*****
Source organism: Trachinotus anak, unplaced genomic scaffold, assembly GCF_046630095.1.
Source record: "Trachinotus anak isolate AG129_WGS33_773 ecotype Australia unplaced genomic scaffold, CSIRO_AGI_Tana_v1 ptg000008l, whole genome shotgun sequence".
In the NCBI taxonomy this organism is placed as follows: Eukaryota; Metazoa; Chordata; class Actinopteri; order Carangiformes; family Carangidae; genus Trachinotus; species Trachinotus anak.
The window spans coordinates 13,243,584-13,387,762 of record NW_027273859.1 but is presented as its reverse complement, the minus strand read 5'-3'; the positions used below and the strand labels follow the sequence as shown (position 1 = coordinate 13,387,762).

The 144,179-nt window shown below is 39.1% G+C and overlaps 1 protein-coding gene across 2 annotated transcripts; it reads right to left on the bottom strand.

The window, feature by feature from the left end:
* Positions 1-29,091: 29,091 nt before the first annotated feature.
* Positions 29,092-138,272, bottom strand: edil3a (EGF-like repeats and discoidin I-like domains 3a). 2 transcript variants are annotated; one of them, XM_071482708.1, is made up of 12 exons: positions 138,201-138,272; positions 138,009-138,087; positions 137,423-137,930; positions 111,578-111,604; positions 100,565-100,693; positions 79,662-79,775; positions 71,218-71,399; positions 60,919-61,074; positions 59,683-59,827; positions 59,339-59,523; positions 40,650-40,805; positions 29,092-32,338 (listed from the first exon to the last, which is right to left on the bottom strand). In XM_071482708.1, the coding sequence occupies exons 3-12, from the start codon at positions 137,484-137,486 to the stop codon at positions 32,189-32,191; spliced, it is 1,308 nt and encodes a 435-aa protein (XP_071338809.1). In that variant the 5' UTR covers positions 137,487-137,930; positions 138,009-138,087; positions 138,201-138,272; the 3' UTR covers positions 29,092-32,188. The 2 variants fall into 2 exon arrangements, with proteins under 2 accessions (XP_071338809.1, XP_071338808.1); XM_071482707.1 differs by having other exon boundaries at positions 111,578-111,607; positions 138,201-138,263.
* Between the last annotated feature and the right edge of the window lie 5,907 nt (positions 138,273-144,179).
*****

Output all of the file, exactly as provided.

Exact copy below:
Source organism: Trachinotus anak, unplaced genomic scaffold, assembly GCF_046630095.1.
Source record: "Trachinotus anak isolate AG129_WGS33_773 ecotype Australia unplaced genomic scaffold, CSIRO_AGI_Tana_v1 ptg000008l, whole genome shotgun sequence".
In the NCBI taxonomy this organism is placed as follows: Eukaryota; Metazoa; Chordata; class Actinopteri; order Carangiformes; family Carangidae; genus Trachinotus; species Trachinotus anak.
The window spans coordinates 13,243,584-13,387,762 of record NW_027273859.1 but is presented as its reverse complement, the minus strand read 5'-3'; the positions used below and the strand labels follow the sequence as shown (position 1 = coordinate 13,387,762).

The 144,179-nt window shown below is 39.1% G+C and overlaps 1 protein-coding gene across 2 annotated transcripts; it reads right to left on the bottom strand.

The window, feature by feature from the left end:
* Positions 1-29,091: 29,091 nt before the first annotated feature.
* Positions 29,092-138,272, bottom strand: edil3a (EGF-like repeats and discoidin I-like domains 3a). 2 transcript variants are annotated; one of them, XM_071482708.1, is made up of 12 exons: positions 138,201-138,272; positions 138,009-138,087; positions 137,423-137,930; positions 111,578-111,604; positions 100,565-100,693; positions 79,662-79,775; positions 71,218-71,399; positions 60,919-61,074; positions 59,683-59,827; positions 59,339-59,523; positions 40,650-40,805; positions 29,092-32,338 (listed from the first exon to the last, which is right to left on the bottom strand). In XM_071482708.1, the coding sequence occupies exons 3-12, from the start codon at positions 137,484-137,486 to the stop codon at positions 32,189-32,191; spliced, it is 1,308 nt and encodes a 435-aa protein (XP_071338809.1). In that variant the 5' UTR covers positions 137,487-137,930; positions 138,009-138,087; positions 138,201-138,272; the 3' UTR covers positions 29,092-32,188. The 2 variants fall into 2 exon arrangements, with proteins under 2 accessions (XP_071338809.1, XP_071338808.1); XM_071482707.1 differs by having other exon boundaries at positions 111,578-111,607; positions 138,201-138,263.
* Between the last annotated feature and the right edge of the window lie 5,907 nt (positions 138,273-144,179).